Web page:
Olinguito

The olinguito , Bassaricyon neblina, is a mammal of the raccoon family Procyonidae that lives in montane forests in the Andes of western Colombia and Ecuador. The species was described as new in 2013. The species name neblina is Spanish for fog or mist, referring to the cloud forest habitat of the olinguito.On 22 May 2014 the International Institute for Species Exploration declared the olinguito as one of the "Top 10 New Species of 2014" among species discovered in 2013. It is the first new carnivoran mammal described in the Western Hemisphere in 35 years.

Procyon (genus)

Procyon is a genus of nocturnal mammals, comprising three species commonly known as raccoons, in the family Procyonidae. The most familiar species, the common raccoon (P. lotor), is often known simply as "the" raccoon, as the two other raccoon species in the genus are native only to the tropics and less well known. Genetic studies have shown that the closest relatives of raccoons are the ring-tailed cats and cacomistles of genus Bassariscus, from which they diverged about 10 million years ago.

Procyonidae

Procyonidae is a New World family of the order Carnivora. It comprises the raccoons, coatis, kinkajous, olingos, olinguitos, ringtails, and cacomistles. Procyonids inhabit a wide range of environments and are generally omnivorous.

South American coati

The South American coati or ring-tailed coati (Nasua nasua) is a species of coati and a member of the raccoon family (Procyonidae), from tropical and subtropical South America. In Brazilian Portuguese, it is known as quati. An adult generally weighs 2–7.2 kg (4.4–15.9 lb) and is 85–113 cm (33–44 in) long, with half of that being its tail. Its color is highly variable and the rings on the tail may be only somewhat visible, but its distinguishing characteristic is that it lacks the largely white snout (or "nose") of its northern relative, the white-nosed coati.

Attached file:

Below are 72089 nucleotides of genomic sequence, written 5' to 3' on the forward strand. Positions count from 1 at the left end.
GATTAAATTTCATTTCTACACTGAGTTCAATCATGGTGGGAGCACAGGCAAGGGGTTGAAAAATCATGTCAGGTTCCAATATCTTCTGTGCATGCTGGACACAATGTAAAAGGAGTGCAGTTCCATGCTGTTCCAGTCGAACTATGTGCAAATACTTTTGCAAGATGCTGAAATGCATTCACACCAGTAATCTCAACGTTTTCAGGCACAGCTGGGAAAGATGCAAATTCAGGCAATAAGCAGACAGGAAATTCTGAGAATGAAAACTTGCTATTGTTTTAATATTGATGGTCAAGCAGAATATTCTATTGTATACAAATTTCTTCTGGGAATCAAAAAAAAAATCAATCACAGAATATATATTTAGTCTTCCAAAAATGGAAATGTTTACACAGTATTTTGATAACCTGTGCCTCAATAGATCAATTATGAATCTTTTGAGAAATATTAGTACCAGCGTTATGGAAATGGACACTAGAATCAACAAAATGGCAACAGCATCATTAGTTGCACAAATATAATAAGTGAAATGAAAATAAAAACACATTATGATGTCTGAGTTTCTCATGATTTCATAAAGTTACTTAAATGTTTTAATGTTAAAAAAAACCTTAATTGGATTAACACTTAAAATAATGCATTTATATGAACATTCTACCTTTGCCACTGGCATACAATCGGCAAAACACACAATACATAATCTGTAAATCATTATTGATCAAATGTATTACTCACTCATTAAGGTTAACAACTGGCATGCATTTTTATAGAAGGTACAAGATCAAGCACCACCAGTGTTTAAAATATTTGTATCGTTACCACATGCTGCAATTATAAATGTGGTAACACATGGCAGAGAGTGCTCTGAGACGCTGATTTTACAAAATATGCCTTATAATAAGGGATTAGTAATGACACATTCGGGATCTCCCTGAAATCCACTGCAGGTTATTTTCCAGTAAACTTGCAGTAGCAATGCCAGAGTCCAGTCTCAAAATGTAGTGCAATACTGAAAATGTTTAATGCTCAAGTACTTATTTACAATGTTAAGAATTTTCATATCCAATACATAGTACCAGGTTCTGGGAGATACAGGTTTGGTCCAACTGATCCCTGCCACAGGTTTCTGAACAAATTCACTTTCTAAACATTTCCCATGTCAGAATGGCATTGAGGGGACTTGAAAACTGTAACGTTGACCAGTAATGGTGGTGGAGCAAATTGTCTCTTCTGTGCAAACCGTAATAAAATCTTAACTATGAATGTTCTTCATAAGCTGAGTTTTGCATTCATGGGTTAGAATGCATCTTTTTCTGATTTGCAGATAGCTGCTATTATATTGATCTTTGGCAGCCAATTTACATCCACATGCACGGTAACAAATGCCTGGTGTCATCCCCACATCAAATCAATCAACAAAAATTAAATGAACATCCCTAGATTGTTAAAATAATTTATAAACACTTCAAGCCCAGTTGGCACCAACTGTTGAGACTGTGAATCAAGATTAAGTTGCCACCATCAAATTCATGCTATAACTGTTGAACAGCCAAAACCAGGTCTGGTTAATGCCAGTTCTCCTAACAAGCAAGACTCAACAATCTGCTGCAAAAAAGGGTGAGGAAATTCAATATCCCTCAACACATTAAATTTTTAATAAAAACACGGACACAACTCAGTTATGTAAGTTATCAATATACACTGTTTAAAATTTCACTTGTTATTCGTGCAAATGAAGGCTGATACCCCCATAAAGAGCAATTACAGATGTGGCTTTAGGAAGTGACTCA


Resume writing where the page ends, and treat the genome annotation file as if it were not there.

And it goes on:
Western lowland olingo

The western lowland olingo (Bassaricyon medius) is a species of olingo from Central and South America, where it is known from Panama and from Colombia and Ecuador west of the Andes.

White-nosed coati

The white-nosed coati (Nasua narica), also known as the coatimundi (), is a species of coati and a member of the family Procyonidae (raccoons and their relatives). Local Spanish names for the species include pizote, antoon, and tejón, depending upon the region. It weighs about 4–6 kg (8.8–13.2 lb). However, males are much larger than females: small females can weigh as little as 2.5 kg (5.5 lb), while large males can weigh as much as 12.2 kg (27 lb). On average, the nose-to-tail length of the species is about 110 cm (3.6 ft) with about half of that being the tail length.

Extant species of family Procyonidae
Procyoninae
Potosinae
Extant Carnivora species